You can also reach Denmark by train if you’re traveling from Germany, and bus services go as far as Norway. One scenic way to visit Denmark is by taking the ferry from Oslo to Copenhagen

Getting to Finland takes a bit longer if you’re traveling from other parts of Europe, but Helsinki Airport still serves numerous destinations. You can also fly to Tampere from London, Copenhagen, Munich, and a handful of other European cities. 

From Sweden, you can take a ferry to Finland from Stockholm. It first stops in the Åland Islands before continuing to Turku and Helsinki. 

If you’re visiting from Estonia, the journey from Tallinn is around two hours by sea. St. Petersburg is also reachable by sea or train – but services between Helsinki and Russia’s second-largest city are currently suspended.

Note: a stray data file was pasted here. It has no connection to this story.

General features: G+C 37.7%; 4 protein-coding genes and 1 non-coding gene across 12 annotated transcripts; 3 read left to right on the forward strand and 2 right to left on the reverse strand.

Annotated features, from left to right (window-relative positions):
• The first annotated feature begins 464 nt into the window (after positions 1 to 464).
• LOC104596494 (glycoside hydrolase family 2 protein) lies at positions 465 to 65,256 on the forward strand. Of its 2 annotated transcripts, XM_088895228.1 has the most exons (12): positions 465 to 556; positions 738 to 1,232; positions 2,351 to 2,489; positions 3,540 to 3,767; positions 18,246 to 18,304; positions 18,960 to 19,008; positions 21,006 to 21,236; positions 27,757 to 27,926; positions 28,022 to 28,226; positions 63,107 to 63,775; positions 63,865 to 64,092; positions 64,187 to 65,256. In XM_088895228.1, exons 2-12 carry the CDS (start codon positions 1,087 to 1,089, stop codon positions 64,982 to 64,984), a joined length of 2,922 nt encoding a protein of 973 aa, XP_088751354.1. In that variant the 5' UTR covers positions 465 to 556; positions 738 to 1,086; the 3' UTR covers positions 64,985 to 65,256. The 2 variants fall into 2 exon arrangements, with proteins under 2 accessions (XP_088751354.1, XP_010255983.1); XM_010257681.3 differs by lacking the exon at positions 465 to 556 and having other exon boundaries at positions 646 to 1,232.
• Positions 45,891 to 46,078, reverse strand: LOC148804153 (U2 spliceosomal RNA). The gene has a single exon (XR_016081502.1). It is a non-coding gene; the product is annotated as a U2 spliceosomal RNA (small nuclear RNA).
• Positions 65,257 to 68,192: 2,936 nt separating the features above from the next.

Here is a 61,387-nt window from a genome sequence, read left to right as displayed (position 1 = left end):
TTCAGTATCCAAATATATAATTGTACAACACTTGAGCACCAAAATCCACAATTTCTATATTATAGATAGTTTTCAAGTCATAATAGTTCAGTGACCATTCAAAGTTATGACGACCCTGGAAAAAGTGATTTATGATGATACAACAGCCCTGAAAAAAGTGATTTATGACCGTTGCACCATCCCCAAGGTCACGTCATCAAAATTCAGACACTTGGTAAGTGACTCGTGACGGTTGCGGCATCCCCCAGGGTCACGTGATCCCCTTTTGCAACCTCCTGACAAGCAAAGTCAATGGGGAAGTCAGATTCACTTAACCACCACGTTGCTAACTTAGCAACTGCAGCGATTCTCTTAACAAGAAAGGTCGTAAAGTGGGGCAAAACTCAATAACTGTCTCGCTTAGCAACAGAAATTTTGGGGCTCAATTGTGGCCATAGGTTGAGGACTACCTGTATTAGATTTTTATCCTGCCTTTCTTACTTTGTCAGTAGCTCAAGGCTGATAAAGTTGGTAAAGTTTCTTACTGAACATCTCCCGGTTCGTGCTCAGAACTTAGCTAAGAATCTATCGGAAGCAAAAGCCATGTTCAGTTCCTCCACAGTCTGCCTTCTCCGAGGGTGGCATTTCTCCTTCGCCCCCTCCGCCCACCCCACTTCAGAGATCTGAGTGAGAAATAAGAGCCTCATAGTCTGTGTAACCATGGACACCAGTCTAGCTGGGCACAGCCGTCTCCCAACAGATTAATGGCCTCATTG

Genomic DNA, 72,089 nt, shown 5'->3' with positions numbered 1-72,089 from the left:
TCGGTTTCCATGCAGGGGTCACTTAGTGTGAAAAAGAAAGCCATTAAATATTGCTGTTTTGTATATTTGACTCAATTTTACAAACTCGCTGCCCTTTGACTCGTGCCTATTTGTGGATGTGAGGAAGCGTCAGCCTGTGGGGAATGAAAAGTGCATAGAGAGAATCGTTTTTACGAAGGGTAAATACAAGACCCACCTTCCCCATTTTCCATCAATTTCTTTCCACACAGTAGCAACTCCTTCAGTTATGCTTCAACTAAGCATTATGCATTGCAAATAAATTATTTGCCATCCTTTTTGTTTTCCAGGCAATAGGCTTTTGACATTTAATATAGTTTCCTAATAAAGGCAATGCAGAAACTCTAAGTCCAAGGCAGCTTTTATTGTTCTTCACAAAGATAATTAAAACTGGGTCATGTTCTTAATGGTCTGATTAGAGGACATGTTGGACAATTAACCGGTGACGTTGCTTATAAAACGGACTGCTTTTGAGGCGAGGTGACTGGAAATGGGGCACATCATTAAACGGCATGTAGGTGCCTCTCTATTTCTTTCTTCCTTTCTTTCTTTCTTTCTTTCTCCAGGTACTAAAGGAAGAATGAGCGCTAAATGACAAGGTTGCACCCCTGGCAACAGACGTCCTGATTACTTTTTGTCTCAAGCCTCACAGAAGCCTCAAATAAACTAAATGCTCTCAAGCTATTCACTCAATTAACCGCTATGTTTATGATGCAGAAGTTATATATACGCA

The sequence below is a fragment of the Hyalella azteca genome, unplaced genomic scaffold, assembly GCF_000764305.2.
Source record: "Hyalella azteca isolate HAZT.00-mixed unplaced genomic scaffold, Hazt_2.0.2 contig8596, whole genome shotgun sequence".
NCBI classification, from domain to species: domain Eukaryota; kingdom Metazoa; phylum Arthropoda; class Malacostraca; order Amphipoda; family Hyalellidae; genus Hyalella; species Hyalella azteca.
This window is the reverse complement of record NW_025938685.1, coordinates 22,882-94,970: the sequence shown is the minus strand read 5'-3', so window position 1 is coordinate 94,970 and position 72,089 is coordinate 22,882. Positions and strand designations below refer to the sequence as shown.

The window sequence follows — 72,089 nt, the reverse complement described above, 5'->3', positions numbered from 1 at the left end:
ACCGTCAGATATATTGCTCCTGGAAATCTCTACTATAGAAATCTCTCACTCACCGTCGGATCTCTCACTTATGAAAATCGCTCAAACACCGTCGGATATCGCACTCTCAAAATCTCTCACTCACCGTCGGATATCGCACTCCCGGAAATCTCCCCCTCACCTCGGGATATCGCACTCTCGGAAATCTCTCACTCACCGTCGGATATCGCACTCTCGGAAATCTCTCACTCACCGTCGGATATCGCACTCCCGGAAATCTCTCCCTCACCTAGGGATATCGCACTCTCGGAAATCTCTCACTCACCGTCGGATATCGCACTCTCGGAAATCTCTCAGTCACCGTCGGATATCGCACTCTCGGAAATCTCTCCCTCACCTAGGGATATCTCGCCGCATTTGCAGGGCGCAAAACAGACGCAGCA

Two Countries Offering Very Different Travel Experiences 

Regardless of whether you visit Denmark or Finland, you’ll have a fulfilling trip. Both countries offer a wide selection of experiences, from skiing to hiking and more. Realistically, you could visit both – but knowing what to expect from each country will be much better for helping you plan your trip.

Now that you’ve read this guide, you should have a better idea of what you want to do when visiting Finland and Denmark. You’ll also know which is a better option for you to visit first.